Constipation or intestinal dismotility is an acute or chronic gastrointestinal pathology characterized by infrequent and limited bowel movements, hard and dry stools, inadequate and insufficient bowel evacuation and difficulty in elimination of defecation.2

Pathophysiology of diarrhea

Diarrhea is an increase in the volume of stool or frequency of defecation. The absorption/secretion process of water and electrolytes throughout the gastrointestinal tract is a finely balanced, dynamic process and, imbalance phenomen caused either by decreased absorption or increased secretion, diarrhoea results.3

Phytotherapy in FGIDs

Phytotherapy, the use of plant-derived medications in the treatment and prevention of disease, is an important therapeutic option in functional gastrointestinal diseases (FGID). Medicinal plants can be classified according to their major constituents and their action. This allows not only their use as single-plant preparations, but also as combinations.4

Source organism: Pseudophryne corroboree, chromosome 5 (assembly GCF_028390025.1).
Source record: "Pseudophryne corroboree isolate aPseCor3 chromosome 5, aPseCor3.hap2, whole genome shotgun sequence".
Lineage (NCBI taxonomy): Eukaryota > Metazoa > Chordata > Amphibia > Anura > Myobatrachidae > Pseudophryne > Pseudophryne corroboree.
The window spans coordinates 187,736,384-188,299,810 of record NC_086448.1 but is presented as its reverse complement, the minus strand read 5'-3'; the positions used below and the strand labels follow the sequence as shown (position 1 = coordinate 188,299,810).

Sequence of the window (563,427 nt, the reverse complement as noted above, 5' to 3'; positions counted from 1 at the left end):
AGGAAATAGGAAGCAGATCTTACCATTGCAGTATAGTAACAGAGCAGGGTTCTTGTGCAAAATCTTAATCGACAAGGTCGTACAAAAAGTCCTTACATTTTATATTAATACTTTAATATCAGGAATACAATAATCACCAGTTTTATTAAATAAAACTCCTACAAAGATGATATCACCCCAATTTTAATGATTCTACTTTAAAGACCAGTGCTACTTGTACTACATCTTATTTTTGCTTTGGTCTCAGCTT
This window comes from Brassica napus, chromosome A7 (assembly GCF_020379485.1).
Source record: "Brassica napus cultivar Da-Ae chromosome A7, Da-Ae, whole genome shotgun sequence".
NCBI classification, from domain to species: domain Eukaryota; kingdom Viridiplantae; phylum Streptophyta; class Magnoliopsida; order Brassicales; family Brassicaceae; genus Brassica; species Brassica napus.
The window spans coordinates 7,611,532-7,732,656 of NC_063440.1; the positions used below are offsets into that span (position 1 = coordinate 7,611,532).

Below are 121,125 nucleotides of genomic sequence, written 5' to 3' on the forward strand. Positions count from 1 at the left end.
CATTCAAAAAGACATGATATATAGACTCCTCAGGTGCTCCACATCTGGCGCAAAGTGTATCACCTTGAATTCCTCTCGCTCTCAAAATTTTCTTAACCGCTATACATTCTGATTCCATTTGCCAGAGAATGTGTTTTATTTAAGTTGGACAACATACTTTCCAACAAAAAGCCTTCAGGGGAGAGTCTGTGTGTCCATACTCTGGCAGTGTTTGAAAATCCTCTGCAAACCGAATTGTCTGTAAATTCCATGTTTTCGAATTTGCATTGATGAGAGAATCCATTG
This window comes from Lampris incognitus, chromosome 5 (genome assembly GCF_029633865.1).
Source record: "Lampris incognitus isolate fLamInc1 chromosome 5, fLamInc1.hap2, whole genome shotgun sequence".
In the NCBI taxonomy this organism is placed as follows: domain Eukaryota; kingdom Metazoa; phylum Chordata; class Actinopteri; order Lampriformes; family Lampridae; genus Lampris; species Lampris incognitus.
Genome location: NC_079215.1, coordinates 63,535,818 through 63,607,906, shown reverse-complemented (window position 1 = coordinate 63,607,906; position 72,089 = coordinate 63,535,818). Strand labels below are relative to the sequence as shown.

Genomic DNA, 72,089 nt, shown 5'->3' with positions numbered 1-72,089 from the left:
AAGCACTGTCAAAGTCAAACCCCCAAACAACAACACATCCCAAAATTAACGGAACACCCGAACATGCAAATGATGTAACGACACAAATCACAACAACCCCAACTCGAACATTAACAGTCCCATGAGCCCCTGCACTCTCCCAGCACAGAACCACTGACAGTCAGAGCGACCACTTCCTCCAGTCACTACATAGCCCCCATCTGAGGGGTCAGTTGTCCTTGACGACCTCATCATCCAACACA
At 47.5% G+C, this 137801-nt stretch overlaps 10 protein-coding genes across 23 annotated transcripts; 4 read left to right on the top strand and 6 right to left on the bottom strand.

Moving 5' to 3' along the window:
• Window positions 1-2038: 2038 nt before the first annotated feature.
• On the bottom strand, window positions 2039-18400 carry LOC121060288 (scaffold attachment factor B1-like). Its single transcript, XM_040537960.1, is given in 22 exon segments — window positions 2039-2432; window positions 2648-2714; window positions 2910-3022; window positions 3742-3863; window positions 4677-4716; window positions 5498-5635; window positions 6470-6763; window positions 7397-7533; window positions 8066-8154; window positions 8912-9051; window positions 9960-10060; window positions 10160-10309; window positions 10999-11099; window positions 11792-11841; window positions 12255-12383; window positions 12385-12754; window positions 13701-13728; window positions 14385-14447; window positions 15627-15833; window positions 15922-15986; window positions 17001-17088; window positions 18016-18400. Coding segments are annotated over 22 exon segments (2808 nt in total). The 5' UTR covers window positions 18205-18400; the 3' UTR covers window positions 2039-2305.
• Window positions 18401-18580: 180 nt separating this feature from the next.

Laxative components

Laxatives contain chemicals that help increase stool motility frequency. For example polysaccharide compounds such as dietary fibers, sucrose, pectin, galactomannan and others have some functional effects on intestinal tract.5–7 Many researchers concluded that the polysaccharide consumption effectively improved bowel movement, stool output, and polysaccharide may be effective in relieving constipation.8 Soluble fiber (pectin, gum and mucilage), after degradation produces a kind of water-absorbing and volume-giving gel, which facilitates the transit in the intestine. In this context, it is established that fiber acts (by a physical action) as a major laxative, which produces the reinforcement and facilitation of the process of GIT in healthy and constipated-rats.9,10 The purgative effect could be attributed also to the presence of sucrose which as a major laxative which produces the enhancement of the GIT mechanism in healthy and constipated rats.11 On another hand, the isolated galactomannans have been found to be effective in preventing constipation and in regulating bowel movement in mammals.12 Mucilage, which is a complex of carbohydrates, is classified as a dietary fiber. Thus, treatment with it improves constipation through changes to the intestinal environment, including the intactness of the intestinal epithelium and therapy of a disturbed mucosal barrier.13 It has been reported likewise in many studies the use of isolated-polysaccharides for the prevention or treatment of slow-transit induced by various agents.14